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Shigeru Miyamoto Wanted GoldenEye to be Non-Violent

Nintendo 64 - GoldenEye - 007 - Front - Cover

GoldenEye 007, one of the most famous and influential first person shooters of all time, has been revealed to have been too violent for the tastes of Nintendo developer Shigeru Miyamoto.

The revolutionary game, based on the James Bond film of the same name, pioneered the concept multiplayer FPS games and still enjoys a cult following to this day.

However, the game’s violent nature, although keeping in line with the source material of the Bond franchise, was at odds with the family-friendly nature of Nintendo’s output.

Speaking at the GameCity festival, the Guardian reported that GoldenEye director Martin Hollis revealed Nintendo’s concerns that the game was too violent for the atmosphere typically found in Nintendo games. Martin Hollis described trying to make GoldenEye fit in with Nintendo’s family-friendly reputation as a challenge. The violence of the game was even enough to elicit a response from Mario-creator Shigeru Miyamoto.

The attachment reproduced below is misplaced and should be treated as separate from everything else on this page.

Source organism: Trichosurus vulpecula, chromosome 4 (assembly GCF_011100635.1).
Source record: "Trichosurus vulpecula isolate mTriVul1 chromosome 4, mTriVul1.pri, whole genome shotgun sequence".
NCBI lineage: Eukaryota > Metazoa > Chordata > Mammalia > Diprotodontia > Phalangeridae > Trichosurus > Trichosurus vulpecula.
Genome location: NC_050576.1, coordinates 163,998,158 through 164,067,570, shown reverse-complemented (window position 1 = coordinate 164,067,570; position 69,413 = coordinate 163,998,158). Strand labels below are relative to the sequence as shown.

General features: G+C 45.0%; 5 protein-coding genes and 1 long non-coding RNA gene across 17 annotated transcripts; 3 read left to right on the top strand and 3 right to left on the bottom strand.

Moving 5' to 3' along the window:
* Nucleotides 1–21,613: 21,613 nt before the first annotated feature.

Hollis received a fax letter from Miyamoto, in which Miyamoto referred to GoldenEye as “too tragic,” because of the gratuitous amount of up-close killings.

Miyamoto even suggested that gamers should have to visit their victims in a hospital to shake hands with them at the end of the game.

Yet despite Miyamoto’s protests, GoldenEye went on to be the third most popular N64 game of all time, selling more than 8 million copies worldwide and grossing $250 million.

GoldenEye 007 was a trail-blazer in many areas, from multiplayer deathmatches, to zoom-lens sniper rifles and at-the-time realistic gameplay. It continues to be popular, spawning remakes on Wii and DS in 2010 and on PS3 and Xbox 360 in 2011.

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